HMIHY is a spoken dialogue system based on the notion of call routing [Gorin, Riccardi, WrightGorin et al.1997,Chu-Carroll CarpenterChu-Carroll Carpenter1999]. In the HMIHY call routing system, services that the user can access are classified into 14 categories, plus a category called other for tasks that are not covered by the automated system and must be transferred to a human operator [Gorin, Riccardi, WrightGorin et al.1997]. Each category describes a different task, such as person-to-person dialing, or receiving credit for a misdialed number. The system determines which task the caller is requesting on the basis of its understanding of the caller's response to the open-ended system greeting AT&T, How May I Help You?. Once the task has been determined, the information needed for completing the caller's request is obtained using dialogue submodules that are specific for each task [Abella GorinAbella Gorin1999].
The HMIHY system consists of an automatic speech recognizer, a spoken language understanding module, a dialogue manager, and a computer telephony platform. During the trial, the behaviors of all the system modules were automatically recorded in a log file, and later the dialogues were transcribed by humans and labelled with one or more of the 15 task categories, representing the task that the caller was asking HMIHY to perform, on a per utterance basis. The log files also included labels indicating whether the wizard had taken over the call or the user had hung up. Our experiments use the log files to extract automatically obtainable features used as predictors, and to define the classes of dialogues that we want to learn to predict. The corpus of 4692 dialogues used in our experiments was collected in several experimental trials of HMIHY on live customer traffic [Riccardi GorinRiccardi Gorin2000,E. Ammicht AlonsoE. Ammicht Alonso1999], and is referred to as HM2 in [Riccardi GorinRiccardi Gorin2000]. The dialogues vary in length, 97% are five exchanges or less with 23% of all the dialogues consisting of only two exchanges.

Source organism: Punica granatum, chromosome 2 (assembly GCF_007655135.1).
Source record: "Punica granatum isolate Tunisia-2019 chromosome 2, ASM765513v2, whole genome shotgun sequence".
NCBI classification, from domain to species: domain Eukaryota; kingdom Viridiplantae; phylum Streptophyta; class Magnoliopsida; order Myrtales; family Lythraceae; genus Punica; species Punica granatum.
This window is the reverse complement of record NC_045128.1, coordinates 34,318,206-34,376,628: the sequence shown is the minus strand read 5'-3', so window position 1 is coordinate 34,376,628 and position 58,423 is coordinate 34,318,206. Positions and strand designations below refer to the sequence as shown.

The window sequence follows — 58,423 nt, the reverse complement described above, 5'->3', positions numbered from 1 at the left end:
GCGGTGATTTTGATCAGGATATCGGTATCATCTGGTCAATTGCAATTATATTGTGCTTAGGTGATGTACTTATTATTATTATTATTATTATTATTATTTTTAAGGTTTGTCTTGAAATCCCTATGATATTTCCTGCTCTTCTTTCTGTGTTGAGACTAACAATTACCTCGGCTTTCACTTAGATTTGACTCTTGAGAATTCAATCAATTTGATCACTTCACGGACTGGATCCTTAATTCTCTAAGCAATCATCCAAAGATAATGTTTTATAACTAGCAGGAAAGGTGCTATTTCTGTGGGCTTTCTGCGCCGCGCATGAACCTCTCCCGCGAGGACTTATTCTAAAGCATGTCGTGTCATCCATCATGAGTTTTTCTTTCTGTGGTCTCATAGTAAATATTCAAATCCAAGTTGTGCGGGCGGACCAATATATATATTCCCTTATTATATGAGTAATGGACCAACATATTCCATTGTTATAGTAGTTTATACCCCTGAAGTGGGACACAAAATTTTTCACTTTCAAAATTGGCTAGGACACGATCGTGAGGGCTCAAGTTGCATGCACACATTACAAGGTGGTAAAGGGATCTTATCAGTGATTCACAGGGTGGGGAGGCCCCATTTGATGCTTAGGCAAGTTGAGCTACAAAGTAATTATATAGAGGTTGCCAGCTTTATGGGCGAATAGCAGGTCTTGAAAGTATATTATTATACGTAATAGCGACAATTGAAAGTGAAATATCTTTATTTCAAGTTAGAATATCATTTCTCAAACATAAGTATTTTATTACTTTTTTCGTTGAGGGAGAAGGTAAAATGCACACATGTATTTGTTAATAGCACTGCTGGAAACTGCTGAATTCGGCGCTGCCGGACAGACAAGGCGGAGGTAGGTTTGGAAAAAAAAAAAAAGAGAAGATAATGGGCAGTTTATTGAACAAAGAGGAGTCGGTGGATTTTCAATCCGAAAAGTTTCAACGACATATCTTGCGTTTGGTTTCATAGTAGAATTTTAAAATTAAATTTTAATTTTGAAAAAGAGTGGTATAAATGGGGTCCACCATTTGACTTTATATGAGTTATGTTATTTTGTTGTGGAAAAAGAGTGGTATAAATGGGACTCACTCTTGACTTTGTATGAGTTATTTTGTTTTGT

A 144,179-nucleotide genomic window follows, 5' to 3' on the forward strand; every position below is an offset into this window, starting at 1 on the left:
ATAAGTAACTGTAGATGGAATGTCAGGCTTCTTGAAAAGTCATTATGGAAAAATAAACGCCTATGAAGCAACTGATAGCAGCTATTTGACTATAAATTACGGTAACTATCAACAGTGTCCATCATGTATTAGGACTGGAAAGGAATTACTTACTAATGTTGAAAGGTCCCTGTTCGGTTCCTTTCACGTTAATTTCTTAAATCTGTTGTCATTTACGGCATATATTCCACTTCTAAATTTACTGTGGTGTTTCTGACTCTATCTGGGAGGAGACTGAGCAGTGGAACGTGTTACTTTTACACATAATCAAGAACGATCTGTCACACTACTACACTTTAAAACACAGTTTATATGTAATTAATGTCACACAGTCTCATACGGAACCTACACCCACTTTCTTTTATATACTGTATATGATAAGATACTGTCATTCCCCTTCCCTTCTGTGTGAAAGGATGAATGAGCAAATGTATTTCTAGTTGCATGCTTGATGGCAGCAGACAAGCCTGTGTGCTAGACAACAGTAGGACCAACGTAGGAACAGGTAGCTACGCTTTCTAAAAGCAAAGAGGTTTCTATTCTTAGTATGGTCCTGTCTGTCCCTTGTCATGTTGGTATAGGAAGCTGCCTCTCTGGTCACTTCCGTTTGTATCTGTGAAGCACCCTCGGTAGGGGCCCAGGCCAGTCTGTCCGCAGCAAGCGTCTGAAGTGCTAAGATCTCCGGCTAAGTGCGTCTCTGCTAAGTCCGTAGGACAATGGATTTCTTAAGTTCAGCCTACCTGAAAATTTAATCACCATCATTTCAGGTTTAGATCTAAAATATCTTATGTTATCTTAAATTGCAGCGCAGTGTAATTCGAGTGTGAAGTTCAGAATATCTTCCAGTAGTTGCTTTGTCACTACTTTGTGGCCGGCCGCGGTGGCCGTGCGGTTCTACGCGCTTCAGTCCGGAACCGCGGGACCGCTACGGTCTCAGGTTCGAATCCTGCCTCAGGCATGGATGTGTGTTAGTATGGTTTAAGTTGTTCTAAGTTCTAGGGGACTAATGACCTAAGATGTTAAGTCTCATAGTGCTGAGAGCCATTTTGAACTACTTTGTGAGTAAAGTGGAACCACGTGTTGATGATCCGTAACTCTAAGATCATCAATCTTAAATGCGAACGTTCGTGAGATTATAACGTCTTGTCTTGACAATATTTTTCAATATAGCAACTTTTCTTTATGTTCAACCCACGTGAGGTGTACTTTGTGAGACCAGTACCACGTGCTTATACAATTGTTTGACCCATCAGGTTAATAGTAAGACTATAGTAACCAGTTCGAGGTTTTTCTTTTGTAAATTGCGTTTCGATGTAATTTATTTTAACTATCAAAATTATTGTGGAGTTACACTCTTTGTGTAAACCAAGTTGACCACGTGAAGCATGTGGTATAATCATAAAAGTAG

As mentioned above, dialogues in which HMIHY successfully automates the customer's call, as illustrated in Figure 1, are referred to as TASKSUCCESS. Other calls, which are problematic, are divided into three categories. The first category, referred to as HANGUP, results from a customer's decision to hang up on the system. A sample HANGUP dialogue is in Figure 2. A caller may hang up because s/he is frustrated with the system; our goal is to learn from the corpus which system behaviors led to the caller's frustration.
The second problematic category ( WIZARD), results from a human customer care agent's decision to take over the call from the system. Because HMIHY is experimental, each call during the field trial was monitored by a human agent serving as a wizard who could override the system. There were a number of agents who participated as wizards during the trial of HMIHY and each wizard was simply told to take over the call if s/he perceived problems with the system's performance. The wizard's decision was logged by the experimental setup, resulting in labelling the call as one that the wizard took over. Of course we can only infer what might have motivated the wizard to take over the call, but we assume that the wizard had good reason for doing so. A dialogue where the wizard decided that the dialogue was problematic and took over the call is shown in Figure 3.
The third problematic category, the TASKFAILURE dialogues, are cases where the system completed the call, but carried out a task that was not the one that the customer was actually requesting. An example TASKFAILURE dialogue is given in Figure 4: HMIHY interpreted utterance U2 as a request to make a third-party call e.g. to bill it to my home phone. HMIHY then asked the caller for the information it needed to carry out this task, the caller complied, and the system completed the call.